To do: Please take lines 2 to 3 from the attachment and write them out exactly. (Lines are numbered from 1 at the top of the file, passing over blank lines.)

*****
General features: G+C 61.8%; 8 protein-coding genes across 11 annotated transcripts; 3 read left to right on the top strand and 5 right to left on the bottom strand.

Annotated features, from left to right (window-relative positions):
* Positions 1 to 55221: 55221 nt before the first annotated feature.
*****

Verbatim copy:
Annotated features, from left to right (window-relative positions):
* Positions 1 to 55221: 55221 nt before the first annotated feature.